DIAL 5-6290
NOMNATED FOR 10
ACADEMY AWARDS
"FOUR STARS*** *HIGHEST
RATING... A GRATIFYING
ACHIEVEMENT."
-Wanda Hale, N.Y. Daily News
"EPIC BATTLE OF THE SEXES."
-Vincent Canby, N.Y. times

ml

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* Take Opinion Polls " Raise Campaign Funds
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CHILDREN'S PRICE AT ALL SHOWS

" Dazzling!
A vivid
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thrilling! A
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in space!"
-L.A.Times

m a G:,:t~s.: D .

HELD OVER FOR A 5TH WEEK
"The last
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Nearly 30 percent of the Ann Arbor population is University of Michigan students who have
virtually no say in the selection of candidates, the election of these candidates and conse-
quently very little voice in the affairs of City Governmenf.

I

44

MONDAY-TUESDAY-2:15-4:30-6:55-9:30
* STARTS WEDNESDAY
20th Century Fox presents An
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Production
MR CoCrbyDELUXE'
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"'Z' damn near
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-Pauline Kael, The
New Yorker

u "Enough intrigue

-Gene Shalit, Look Magazine

and excitement to
eclipse James Bond."
--PLAYBOY

I

I

I

I

The,

I

As the present Ward boundaries in Ann Arbor are now laid out, portions of four words pro-
ject into the central campus and hospital areas. The representatives from these four wards
represent a very small segment of the student voting population and must remain primarily
responsible to the non-student voting population in their respective word. The issues and
problems of hese two voting segments are frequently different and often times divergent. If
a word election appears to be a close one, each candidate will seek a little additional insur-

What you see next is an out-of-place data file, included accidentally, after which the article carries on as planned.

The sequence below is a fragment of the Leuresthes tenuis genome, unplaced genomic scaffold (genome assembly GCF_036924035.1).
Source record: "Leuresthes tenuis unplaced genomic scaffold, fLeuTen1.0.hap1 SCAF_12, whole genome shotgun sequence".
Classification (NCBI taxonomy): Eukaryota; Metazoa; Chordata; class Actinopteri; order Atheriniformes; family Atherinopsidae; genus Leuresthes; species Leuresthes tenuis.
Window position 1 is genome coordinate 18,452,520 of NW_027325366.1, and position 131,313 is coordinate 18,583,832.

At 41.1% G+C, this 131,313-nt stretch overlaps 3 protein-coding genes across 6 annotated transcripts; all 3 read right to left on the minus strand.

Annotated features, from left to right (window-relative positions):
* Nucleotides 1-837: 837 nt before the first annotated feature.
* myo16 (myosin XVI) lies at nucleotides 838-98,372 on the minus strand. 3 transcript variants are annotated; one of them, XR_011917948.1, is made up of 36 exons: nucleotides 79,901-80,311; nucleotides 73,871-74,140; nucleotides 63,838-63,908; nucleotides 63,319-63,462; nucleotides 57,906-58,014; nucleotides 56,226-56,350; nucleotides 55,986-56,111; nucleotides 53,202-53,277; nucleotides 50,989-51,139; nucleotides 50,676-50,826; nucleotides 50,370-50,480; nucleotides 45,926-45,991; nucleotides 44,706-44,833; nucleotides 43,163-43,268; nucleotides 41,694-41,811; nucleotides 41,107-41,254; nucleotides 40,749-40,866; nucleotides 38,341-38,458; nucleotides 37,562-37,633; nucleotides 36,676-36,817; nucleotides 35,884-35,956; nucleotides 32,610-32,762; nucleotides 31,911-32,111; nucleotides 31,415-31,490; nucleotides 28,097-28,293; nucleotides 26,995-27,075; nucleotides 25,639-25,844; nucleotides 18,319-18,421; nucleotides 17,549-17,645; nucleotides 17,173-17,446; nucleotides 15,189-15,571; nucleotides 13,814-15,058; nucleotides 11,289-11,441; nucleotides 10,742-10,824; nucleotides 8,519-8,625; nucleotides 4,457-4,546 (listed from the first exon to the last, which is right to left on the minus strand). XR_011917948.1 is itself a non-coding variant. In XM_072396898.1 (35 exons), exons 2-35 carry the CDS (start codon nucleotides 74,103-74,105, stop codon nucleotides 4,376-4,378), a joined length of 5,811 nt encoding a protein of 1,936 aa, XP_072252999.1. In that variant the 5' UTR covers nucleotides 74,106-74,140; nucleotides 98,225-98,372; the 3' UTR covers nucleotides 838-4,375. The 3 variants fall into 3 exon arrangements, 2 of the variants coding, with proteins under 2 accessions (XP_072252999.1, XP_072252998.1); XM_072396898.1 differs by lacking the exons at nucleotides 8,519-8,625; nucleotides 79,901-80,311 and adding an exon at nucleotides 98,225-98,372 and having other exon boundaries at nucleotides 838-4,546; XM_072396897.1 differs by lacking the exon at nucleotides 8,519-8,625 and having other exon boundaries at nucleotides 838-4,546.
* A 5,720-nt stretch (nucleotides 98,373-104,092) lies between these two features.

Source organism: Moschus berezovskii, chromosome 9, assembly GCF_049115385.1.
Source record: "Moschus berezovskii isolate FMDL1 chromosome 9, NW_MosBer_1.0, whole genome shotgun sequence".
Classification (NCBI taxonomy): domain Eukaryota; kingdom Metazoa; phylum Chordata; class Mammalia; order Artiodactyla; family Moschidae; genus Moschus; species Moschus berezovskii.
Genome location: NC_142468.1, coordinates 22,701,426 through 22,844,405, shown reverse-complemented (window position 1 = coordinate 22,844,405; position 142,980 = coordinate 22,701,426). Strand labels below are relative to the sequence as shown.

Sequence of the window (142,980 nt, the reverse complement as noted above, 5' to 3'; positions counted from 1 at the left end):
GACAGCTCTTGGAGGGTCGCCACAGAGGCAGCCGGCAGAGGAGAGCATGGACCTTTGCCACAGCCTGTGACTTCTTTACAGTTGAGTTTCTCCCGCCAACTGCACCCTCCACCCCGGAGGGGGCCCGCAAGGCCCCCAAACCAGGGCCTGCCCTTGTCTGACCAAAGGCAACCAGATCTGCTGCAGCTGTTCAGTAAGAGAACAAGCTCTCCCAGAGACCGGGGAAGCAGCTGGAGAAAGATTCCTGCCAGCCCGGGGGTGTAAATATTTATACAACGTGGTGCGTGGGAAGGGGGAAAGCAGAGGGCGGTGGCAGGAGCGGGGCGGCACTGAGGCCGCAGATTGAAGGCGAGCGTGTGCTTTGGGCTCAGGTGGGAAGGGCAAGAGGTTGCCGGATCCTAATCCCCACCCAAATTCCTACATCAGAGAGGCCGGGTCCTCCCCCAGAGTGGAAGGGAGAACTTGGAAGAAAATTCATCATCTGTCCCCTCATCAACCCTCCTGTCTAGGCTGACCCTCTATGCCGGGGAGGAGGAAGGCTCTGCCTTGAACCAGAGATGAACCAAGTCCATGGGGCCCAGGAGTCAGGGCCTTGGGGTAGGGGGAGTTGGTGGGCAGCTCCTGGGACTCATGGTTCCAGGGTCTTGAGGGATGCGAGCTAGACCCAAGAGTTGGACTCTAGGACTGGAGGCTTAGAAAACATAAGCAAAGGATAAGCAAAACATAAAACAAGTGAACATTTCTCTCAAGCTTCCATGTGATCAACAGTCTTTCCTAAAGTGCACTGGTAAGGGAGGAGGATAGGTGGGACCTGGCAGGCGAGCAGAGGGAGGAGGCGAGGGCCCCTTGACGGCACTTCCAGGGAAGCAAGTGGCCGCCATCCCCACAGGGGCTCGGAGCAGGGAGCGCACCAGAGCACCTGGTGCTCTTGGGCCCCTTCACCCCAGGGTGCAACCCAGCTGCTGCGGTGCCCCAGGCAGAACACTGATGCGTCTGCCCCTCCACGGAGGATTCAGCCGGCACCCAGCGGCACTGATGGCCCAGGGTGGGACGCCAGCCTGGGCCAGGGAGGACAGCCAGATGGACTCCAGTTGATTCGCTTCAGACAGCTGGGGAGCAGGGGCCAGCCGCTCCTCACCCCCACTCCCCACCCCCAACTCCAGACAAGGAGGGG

ance thru solicitation of the student voters in his ward. Due to the differences in issues and
his position on issues, he finds himself talking out of both sides of his mouth which usually
results in a credibility gap with both votng segments. If you have participdted in local elec-
tions before, I am sure you are aware of the various candidate's superficial appeals to the
student voter. I am sure you are also aware that once the promises have been made and the
candidate elected, these promises become illusionary, at least until the next election.
An example of this approach being used in this year's election is the Democratic candidate's
concern for student problems, specifically thru his introduction of a City Ordinance to permit
the City Clerk to act as an escrow agent for damage deposits for apartments. While taking
credit for the introduction of this legislation, he fails to point out that this is strictly a volun-
tary arrangement that must be agreed to by both landlord and tenant. It will be interesting
to see, if this legislation is passed, exactly how damage deposits will end up being held by the
City Clerk's office. As is often the case, what is important is not what you are told but, what
you are not told.
After every census, the City of Ann Arbor is required by State law to re-district their ward
boundaries based on population. In Ann Arbor, this re-districting will take-place during 1971
and 1972 and the political party in power will be responsible for determining boundaries for
the words. It would seem prudent and sensible to me that when this re-districting is done
that they should eliminate those parts of the words that extend into the central campus and
hospital area where the majority of the students are presently living and form a separate
ward for these areas. This would then make it possible for the students to chose, support and
elect one of their own to serve on the City Council of Ann Arbor. It would also allow the:
other candidates to be more forthright and honest with their constituents. It would further
permit an effective student voice on City Council which I feel would benefit not just the
students but the rest of the citizens of Ann Arbor as well,
In the City of Madison, Witconsin, they have a similar ward set-up and the students elected
two representatives to serve on the City Council. I recently talked with the assistant to the
Mayor in Madison with regard to their system and he advised me that it works effectively
and provides the students with an active voice in City Government.

tf
i

UNIVERSITY OF
MICHIGAN

' Js
Ring Day
APRIL 6

*

4'

- - >., , I.

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Ii U THIS PROPOSAL PFOR THEICRElATION OfF A STUDENPT VOlTING WARDl ISflONEPI FIRMLY',